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          • #6
            Originally posted by Hillside H Ranch View Post
            It's short and simple for me; foals can (and do) suffer tragic injuries in their home pastures. Some registries require inspection for registration, so there isn't really an option in those cases...
            I've honestly had more foals hurt themselves out in the pasture than I've had while traveling with them anywhere.
            Exactly. It really depends. I wouldn't be absolutely comfortable doing it over a long distance unless the mare had a rocksolid temperament and experience with shipping.

            Same goes with showing foals, I wouldn't do it unless I know my mare is an absolute saint and will help instead of hinder. (Which is my mare to a T(B)! )

            But all in all, foals and horses are always looking for ways to kill themselves, so you have to decide which risks you can live with should it all go wrong. I have had a mare that was being treated extremely well for a massive infection in her chronic lympangitic leg; she went from happy to go for a walk one night, to so much in pain I had to put her down the next morning.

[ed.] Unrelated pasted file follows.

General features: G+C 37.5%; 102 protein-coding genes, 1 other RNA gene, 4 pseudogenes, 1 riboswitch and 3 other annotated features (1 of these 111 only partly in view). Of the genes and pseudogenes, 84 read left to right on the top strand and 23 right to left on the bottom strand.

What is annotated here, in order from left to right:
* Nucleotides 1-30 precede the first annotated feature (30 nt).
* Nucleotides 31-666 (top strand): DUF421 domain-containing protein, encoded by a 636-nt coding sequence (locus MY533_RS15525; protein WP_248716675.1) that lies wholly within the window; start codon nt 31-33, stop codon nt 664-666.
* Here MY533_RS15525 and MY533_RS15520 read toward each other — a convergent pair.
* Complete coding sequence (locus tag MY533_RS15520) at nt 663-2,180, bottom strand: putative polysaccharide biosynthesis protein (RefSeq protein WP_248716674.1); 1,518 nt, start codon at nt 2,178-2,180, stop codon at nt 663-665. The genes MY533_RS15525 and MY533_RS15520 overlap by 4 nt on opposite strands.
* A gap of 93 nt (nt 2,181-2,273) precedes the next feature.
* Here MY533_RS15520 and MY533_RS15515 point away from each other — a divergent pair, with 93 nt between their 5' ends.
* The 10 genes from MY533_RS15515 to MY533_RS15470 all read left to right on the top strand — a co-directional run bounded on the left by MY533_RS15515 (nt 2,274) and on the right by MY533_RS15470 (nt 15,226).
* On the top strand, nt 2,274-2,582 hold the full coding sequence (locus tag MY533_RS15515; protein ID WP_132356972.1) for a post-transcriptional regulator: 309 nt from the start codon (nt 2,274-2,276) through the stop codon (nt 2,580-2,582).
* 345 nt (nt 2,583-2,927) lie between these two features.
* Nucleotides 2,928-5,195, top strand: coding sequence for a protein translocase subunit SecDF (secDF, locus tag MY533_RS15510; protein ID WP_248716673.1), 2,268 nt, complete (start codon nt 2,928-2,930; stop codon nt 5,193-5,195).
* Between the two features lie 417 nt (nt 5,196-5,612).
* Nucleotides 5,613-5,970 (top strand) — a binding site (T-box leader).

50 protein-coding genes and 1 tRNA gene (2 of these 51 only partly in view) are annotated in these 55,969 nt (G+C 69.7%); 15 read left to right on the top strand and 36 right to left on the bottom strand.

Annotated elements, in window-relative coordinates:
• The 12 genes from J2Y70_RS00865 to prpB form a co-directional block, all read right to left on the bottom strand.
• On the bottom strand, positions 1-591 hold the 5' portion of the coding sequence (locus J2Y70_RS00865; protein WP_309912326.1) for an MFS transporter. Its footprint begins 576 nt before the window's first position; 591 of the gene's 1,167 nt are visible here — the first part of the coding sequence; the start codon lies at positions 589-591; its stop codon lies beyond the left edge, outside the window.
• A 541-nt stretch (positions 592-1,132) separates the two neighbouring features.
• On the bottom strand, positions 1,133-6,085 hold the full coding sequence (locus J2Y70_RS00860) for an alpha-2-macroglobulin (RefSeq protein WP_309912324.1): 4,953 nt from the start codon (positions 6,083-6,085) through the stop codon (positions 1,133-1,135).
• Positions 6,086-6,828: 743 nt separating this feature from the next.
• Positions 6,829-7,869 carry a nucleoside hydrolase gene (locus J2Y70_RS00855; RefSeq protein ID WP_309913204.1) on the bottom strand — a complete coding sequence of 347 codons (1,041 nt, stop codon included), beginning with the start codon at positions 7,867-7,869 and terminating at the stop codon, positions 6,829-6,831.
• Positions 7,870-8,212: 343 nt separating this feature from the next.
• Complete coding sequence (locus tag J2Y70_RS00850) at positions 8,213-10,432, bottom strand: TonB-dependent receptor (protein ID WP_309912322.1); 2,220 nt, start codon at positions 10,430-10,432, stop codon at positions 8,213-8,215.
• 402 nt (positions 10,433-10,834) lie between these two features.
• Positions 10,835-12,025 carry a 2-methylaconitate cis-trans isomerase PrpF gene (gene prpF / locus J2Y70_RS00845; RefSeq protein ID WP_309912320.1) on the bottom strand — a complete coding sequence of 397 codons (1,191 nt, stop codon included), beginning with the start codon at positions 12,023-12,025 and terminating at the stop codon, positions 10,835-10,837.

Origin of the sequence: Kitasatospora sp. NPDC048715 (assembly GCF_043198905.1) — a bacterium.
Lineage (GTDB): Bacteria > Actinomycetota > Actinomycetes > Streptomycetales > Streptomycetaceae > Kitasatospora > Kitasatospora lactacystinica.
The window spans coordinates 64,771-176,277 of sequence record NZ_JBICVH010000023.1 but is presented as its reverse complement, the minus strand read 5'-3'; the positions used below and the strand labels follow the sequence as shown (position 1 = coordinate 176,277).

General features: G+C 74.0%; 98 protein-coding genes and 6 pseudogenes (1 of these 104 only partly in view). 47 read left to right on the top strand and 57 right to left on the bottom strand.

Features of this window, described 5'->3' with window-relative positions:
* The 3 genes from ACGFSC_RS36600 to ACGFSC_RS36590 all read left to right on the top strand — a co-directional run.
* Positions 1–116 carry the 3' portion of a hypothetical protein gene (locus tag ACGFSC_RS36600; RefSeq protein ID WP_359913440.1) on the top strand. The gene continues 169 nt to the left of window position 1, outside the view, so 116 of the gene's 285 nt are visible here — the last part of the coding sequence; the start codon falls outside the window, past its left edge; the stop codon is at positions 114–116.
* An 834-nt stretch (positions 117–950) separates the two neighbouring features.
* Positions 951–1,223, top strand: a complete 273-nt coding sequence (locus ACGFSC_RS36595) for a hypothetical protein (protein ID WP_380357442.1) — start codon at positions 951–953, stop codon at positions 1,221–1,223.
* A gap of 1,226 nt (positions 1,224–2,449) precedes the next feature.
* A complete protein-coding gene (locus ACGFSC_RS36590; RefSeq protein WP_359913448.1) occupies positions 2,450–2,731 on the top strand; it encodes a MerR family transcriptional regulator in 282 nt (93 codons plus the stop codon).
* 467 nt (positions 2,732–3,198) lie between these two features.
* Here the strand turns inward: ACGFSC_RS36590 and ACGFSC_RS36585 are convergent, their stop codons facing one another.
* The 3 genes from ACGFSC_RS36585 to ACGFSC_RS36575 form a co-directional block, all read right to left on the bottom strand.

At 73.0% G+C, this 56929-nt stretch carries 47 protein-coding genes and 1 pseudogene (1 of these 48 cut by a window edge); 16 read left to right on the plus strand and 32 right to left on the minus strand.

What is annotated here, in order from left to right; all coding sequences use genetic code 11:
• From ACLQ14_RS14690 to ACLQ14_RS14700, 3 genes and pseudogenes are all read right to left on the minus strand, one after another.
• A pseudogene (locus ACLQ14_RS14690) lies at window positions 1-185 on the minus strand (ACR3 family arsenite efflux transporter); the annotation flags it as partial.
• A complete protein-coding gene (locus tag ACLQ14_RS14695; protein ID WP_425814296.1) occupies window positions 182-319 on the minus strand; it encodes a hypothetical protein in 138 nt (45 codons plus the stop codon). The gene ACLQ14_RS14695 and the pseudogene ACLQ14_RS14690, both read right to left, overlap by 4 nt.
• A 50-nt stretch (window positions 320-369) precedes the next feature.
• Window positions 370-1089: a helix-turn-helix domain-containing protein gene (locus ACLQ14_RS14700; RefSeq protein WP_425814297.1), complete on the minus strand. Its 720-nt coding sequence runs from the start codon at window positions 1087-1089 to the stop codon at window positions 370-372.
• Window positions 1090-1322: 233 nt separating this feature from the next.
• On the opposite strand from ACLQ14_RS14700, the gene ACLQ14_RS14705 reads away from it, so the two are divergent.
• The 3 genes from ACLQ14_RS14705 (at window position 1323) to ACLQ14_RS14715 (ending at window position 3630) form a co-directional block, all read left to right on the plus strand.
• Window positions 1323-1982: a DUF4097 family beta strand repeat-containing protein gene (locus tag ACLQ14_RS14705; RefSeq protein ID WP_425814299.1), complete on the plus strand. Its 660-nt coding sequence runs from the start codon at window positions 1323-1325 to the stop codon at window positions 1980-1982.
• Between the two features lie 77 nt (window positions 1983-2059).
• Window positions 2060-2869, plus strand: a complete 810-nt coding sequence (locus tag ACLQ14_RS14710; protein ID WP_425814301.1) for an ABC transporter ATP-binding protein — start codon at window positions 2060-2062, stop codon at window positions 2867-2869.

That's horses for you; that's life for you. Those darn creatures tend to die and get injured.
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            • #7
              I prefer not to take my foals to inspections if possible. There are just so many ways for them to hurt themselves at home, I prefer not to add the additional risk of trailering, not to mention the added time and cost. When I've registered foals GOV, they require attendance at an inspection, so it's been unavoidable. I prefer the CWHBA or KWPN system which does not require inspection. Hey, both parents have been inspected and approved, so why do they need to see the foal? It's not like they ever REJECT a foal. I don't see why the forms couldn't be filled out and DNA collected by a licensed vet. The last two years I've registered my foals Hanoverian Verband and gone the route of outreach branding, which was very convenient.